Fortunately, maintaining your trailer is easy. Here are a few maintenance tips that will not only keep your trailer functioning properly, but make it look nice too!
When washing your trailer, use a hose instead of a pressure washer, and use some liquid car wash soap in some warm water. This will ultimately protected finishes such as colored side sheets or polished wave panels on a livestock trailer.
Also, make sure you clean the lights and the reflective surfaces of your livestock trailer. This will help with improving the visibility at night. Since the underside of trailer collects the most dirt, dust and road chemicals, it is important to be sure and spray it out with a hose as well.
Watch out for any patches of rust as you’re washing your trailer. Use sandpaper or steel wool to eradicate any rust you find. Once you’ve finished washing the trailer, let it dry and then use some rust-proof paint to touch up the spots. It is a good idea to use paint that is the same color as your trailer.
Because most livestock trailers are at at least as tall as a person, it is important to make sure you have the tools to reach the upper walls and the roof. There are long-reach brushes or telescoping brushes available that will connect to your hose. A step stool or stepladder will also be helpful. Just be sure it has a good tread!
It is important to test your vehicle’s lights. This is best done when your livestock trailer is hitched to the tow vehicle and with two people. One person can sit in the tow vehicle and activate the lights, while the other person confirms the lights work. Try testing each of the lights separately, and then activate two or more systems at once. This might seem excessive, but consider how often your trailer’s lights are used together, such as slowing down to make a turn at night. When activated the lights should come on, but be sure to look for other problems, as well. Also, make sure the lights don’t dim and that they don’t weaken or flicker when the turn signal or brakes are activated.
Before checking individual lights for any problems, be sure to examine the wiring harness and trailer connector. In order to do this, first disconnect the trailer from the tow vehicle. Make sure the power source is disconnected as well, if the trailer has a separate electrical system. Then, starting at the trailer’s connector, follow the wiring harness. Usually, the wires in the wire harness are held together with nylon zip ties, although some trailer companies also enclose the wires in a rubber “sheath” to provide extra protection against wear and tear. Look for any points where the zip ties have deteriorated which make the wires swing loosely. Examine each wire individually, particularly in the loose areas, to ensure the insulation is intact. Use electrical tape to reseal any wire that is cracked or there are weak areas in. Wires can also be resealed in any weak areas in a rubber sheath harness with electrical tape as well, but don’t worry about the wires inside unless the harness has been torn enough to expose them. Reseal any individual wires that have been exposed as needed before sealing up the harness itself. To rebundle loose wires, use zip ties. Electrical tape may also suffice in a pinch.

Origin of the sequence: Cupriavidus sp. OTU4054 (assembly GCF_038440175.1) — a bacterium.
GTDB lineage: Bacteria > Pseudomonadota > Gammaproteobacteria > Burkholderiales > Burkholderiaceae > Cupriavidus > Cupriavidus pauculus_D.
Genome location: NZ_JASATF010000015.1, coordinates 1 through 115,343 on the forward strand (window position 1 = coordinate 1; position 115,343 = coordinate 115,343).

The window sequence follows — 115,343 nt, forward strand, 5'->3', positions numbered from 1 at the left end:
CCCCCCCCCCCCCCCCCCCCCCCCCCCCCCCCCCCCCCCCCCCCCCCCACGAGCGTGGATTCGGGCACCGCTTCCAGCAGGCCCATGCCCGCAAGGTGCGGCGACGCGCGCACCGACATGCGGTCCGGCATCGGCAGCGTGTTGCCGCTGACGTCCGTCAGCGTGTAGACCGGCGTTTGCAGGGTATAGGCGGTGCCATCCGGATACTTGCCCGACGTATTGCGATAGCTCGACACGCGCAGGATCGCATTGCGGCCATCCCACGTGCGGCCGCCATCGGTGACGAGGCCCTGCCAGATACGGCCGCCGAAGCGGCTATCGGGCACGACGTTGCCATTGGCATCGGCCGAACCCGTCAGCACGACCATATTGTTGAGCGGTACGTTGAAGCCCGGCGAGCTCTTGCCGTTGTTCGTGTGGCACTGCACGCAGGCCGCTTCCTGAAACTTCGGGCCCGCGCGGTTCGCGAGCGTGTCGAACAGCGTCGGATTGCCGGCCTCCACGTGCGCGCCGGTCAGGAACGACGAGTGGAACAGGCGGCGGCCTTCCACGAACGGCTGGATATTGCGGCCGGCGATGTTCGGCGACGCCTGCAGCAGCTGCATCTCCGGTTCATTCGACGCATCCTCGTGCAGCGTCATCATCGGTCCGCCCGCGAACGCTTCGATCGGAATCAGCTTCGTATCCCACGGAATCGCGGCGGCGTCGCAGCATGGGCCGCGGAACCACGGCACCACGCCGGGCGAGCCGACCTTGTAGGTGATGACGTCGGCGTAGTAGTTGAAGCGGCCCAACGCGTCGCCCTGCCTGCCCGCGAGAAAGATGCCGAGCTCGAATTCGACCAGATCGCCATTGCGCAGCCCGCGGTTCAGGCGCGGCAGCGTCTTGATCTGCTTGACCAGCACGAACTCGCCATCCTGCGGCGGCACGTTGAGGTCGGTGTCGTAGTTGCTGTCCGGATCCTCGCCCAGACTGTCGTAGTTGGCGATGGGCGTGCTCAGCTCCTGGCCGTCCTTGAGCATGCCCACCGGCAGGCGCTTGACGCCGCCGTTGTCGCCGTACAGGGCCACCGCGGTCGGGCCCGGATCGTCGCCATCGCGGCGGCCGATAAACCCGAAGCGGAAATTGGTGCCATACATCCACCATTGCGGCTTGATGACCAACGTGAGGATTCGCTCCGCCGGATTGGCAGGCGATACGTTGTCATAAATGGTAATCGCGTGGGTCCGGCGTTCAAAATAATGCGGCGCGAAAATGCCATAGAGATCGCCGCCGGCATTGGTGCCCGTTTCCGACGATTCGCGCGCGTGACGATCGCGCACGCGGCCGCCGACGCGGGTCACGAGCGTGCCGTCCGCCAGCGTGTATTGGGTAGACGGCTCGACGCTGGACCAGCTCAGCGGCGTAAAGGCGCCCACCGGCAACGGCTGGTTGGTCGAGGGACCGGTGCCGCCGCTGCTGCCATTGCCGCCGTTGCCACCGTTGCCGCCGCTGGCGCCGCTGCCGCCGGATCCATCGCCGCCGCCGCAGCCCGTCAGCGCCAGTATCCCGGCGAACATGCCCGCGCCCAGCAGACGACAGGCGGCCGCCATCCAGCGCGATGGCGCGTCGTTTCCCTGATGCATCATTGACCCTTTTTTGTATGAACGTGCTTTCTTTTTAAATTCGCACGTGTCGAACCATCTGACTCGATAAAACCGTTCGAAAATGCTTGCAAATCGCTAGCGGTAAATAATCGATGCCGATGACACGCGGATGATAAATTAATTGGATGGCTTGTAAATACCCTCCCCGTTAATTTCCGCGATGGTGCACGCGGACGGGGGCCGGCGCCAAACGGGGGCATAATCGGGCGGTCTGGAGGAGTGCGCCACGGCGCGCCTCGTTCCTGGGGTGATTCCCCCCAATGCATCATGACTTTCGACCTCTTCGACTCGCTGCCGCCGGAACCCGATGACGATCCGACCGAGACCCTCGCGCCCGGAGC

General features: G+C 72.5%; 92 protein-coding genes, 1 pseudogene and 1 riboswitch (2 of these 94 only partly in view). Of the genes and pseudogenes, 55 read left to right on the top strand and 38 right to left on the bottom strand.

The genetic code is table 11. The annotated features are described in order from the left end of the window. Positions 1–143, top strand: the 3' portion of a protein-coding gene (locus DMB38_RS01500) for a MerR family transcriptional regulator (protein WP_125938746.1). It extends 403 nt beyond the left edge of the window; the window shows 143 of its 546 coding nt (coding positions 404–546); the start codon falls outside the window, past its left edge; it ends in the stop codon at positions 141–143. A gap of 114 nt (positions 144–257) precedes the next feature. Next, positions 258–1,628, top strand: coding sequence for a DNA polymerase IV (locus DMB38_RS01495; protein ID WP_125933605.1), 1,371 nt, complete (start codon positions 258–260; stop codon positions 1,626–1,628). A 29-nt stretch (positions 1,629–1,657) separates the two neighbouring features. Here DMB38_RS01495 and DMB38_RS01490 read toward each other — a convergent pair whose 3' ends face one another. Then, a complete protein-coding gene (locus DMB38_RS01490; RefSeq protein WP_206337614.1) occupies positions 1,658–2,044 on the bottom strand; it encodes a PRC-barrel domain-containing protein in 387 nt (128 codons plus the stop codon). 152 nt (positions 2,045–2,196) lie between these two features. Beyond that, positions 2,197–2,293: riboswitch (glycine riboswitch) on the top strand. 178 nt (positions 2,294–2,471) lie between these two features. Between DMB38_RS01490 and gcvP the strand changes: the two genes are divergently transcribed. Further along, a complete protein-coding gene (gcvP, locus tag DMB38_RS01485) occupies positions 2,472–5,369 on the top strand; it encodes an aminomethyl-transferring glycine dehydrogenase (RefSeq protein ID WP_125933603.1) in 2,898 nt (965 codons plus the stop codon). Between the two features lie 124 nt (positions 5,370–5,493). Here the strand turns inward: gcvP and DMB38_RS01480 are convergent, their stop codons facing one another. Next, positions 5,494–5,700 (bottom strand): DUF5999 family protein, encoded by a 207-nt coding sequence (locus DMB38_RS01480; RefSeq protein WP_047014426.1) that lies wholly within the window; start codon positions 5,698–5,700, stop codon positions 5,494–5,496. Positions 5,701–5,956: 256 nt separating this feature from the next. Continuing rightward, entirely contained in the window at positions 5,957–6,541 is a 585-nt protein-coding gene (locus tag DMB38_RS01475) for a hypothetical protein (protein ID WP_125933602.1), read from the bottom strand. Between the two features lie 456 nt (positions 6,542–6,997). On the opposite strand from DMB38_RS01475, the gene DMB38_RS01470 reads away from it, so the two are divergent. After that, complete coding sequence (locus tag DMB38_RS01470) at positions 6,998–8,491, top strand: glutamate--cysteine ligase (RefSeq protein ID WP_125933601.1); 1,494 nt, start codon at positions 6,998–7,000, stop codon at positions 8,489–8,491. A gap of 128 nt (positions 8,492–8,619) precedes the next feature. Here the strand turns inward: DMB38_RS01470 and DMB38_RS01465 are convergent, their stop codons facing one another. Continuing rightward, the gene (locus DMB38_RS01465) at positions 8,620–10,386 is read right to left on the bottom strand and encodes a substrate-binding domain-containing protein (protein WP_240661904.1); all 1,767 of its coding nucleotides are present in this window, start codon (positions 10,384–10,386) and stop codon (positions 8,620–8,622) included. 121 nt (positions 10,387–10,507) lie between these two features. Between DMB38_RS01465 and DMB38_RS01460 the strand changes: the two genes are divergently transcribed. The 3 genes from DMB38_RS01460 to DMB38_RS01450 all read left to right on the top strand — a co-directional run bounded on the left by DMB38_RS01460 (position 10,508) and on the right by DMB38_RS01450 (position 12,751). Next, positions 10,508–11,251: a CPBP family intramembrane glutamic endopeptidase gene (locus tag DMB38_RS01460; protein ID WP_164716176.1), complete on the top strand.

Next, inspect the trailer connector by cleaning off the pins. A wire brush, steel wool or fine sandpaper can be used to do this. To help prevent moisture from getting in, put some dielectric waterproof grease on the connector. While some may argue that the grease will not affect the electrical connection, it is better to take some extra time and not coat the metal connectors rather than risk a bad temperamental connection.
It is important to make sure your tires are all properly inflated because underinflated tires receive more friction when they’re spinning on the road, thus speeding up the tires’ degradation, which can lead to a blowout. Even if you manage to avoid this, an underinflated tire will flatten under a full load, which can lead to the swaying of your trailer. Make sure you know how much pressure your tires need before you inflate them. This should be stated in the owner’s manual, but if you no longer have this, look on your tire — most of them usually have how much PSI they need printed on them.
Before each use, check your trailer’s tires to ensure they’re still roadworthy by measuring the depth of the tread. A tire’s tread, in most states laws, is required to be at least 2/32″ deep. A tire tread depth gauge can be used to check the treads. The “penny test” can also be used if you do not have a tire tread depth gauge.
When replacing your trailer’s tires, it is best to replace them all at once. Even if your other tires are all good, they will still be worn more than the new tire, and this difference can make your trailer harder to handle.
It is also important to grease your trailer, including your trailer’s ball hitch, tongue jack and ramp hinges, and preferably before each trip you make. To do this, put a dab of grease on a rag, then put a coat of grease on the ball hitch or the inside of the tongue jack. Try some white lithium grease for the hinges, and make sure it gets between the hing segments where it’s most needed.
These are just a few livestock maintenance tips. Contact Gooseneck Trailers today for more information!